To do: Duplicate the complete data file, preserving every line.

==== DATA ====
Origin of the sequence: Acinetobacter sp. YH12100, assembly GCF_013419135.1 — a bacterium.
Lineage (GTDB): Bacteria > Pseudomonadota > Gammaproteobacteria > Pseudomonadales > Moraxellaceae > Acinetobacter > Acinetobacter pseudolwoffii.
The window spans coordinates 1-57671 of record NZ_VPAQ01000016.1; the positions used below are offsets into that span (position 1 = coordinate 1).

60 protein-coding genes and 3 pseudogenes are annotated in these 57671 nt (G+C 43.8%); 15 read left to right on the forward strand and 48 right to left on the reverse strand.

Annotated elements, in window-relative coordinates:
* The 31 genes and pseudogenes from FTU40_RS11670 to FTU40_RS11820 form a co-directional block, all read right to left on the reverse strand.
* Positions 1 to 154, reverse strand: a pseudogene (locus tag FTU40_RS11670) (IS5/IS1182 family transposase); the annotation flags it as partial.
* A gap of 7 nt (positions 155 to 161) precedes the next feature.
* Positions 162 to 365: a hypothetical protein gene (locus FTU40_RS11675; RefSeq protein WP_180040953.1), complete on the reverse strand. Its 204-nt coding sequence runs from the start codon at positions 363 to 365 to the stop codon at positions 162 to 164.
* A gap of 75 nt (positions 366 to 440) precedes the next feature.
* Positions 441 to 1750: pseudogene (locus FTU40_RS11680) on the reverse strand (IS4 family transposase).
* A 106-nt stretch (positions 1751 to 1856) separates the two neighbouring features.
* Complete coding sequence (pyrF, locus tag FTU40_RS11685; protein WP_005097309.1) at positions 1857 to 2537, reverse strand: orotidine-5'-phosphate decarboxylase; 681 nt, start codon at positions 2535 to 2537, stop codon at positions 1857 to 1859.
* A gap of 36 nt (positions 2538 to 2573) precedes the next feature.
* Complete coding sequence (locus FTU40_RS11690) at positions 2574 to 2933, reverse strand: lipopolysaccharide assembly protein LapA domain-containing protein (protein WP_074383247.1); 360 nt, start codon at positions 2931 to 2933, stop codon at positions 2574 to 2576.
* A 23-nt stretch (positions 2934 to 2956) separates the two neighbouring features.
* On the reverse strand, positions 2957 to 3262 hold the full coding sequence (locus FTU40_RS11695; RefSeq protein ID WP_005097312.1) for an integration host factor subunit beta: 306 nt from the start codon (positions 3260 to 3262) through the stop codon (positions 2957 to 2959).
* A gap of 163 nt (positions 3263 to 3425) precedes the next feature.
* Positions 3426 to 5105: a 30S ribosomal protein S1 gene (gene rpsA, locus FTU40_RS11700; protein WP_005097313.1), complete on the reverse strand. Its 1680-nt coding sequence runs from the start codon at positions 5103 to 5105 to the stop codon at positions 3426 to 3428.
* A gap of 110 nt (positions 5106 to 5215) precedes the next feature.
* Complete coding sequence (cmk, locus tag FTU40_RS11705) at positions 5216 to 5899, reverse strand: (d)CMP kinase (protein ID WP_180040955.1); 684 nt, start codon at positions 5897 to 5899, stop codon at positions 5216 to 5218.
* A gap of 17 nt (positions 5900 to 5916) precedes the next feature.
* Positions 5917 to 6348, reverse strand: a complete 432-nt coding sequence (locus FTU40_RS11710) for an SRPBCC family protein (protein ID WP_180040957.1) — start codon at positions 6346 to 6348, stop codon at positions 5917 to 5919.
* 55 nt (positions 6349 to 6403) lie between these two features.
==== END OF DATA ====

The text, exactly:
Origin of the sequence: Acinetobacter sp. YH12100, assembly GCF_013419135.1 — a bacterium.
Lineage (GTDB): Bacteria > Pseudomonadota > Gammaproteobacteria > Pseudomonadales > Moraxellaceae > Acinetobacter > Acinetobacter pseudolwoffii.
The window spans coordinates 1-57671 of record NZ_VPAQ01000016.1; the positions used below are offsets into that span (position 1 = coordinate 1).

60 protein-coding genes and 3 pseudogenes are annotated in these 57671 nt (G+C 43.8%); 15 read left to right on the forward strand and 48 right to left on the reverse strand.

Annotated elements, in window-relative coordinates:
* The 31 genes and pseudogenes from FTU40_RS11670 to FTU40_RS11820 form a co-directional block, all read right to left on the reverse strand.
* Positions 1 to 154, reverse strand: a pseudogene (locus tag FTU40_RS11670) (IS5/IS1182 family transposase); the annotation flags it as partial.
* A gap of 7 nt (positions 155 to 161) precedes the next feature.
* Positions 162 to 365: a hypothetical protein gene (locus FTU40_RS11675; RefSeq protein WP_180040953.1), complete on the reverse strand. Its 204-nt coding sequence runs from the start codon at positions 363 to 365 to the stop codon at positions 162 to 164.
* A gap of 75 nt (positions 366 to 440) precedes the next feature.
* Positions 441 to 1750: pseudogene (locus FTU40_RS11680) on the reverse strand (IS4 family transposase).
* A 106-nt stretch (positions 1751 to 1856) separates the two neighbouring features.
* Complete coding sequence (pyrF, locus tag FTU40_RS11685; protein WP_005097309.1) at positions 1857 to 2537, reverse strand: orotidine-5'-phosphate decarboxylase; 681 nt, start codon at positions 2535 to 2537, stop codon at positions 1857 to 1859.
* A gap of 36 nt (positions 2538 to 2573) precedes the next feature.
* Complete coding sequence (locus FTU40_RS11690) at positions 2574 to 2933, reverse strand: lipopolysaccharide assembly protein LapA domain-containing protein (protein WP_074383247.1); 360 nt, start codon at positions 2931 to 2933, stop codon at positions 2574 to 2576.
* A 23-nt stretch (positions 2934 to 2956) separates the two neighbouring features.
* On the reverse strand, positions 2957 to 3262 hold the full coding sequence (locus FTU40_RS11695; RefSeq protein ID WP_005097312.1) for an integration host factor subunit beta: 306 nt from the start codon (positions 3260 to 3262) through the stop codon (positions 2957 to 2959).
* A gap of 163 nt (positions 3263 to 3425) precedes the next feature.
* Positions 3426 to 5105: a 30S ribosomal protein S1 gene (gene rpsA, locus FTU40_RS11700; protein WP_005097313.1), complete on the reverse strand. Its 1680-nt coding sequence runs from the start codon at positions 5103 to 5105 to the stop codon at positions 3426 to 3428.
* A gap of 110 nt (positions 5106 to 5215) precedes the next feature.
* Complete coding sequence (cmk, locus tag FTU40_RS11705) at positions 5216 to 5899, reverse strand: (d)CMP kinase (protein ID WP_180040955.1); 684 nt, start codon at positions 5897 to 5899, stop codon at positions 5216 to 5218.
* A gap of 17 nt (positions 5900 to 5916) precedes the next feature.
* Positions 5917 to 6348, reverse strand: a complete 432-nt coding sequence (locus FTU40_RS11710) for an SRPBCC family protein (protein ID WP_180040957.1) — start codon at positions 6346 to 6348, stop codon at positions 5917 to 5919.
* 55 nt (positions 6349 to 6403) lie between these two features.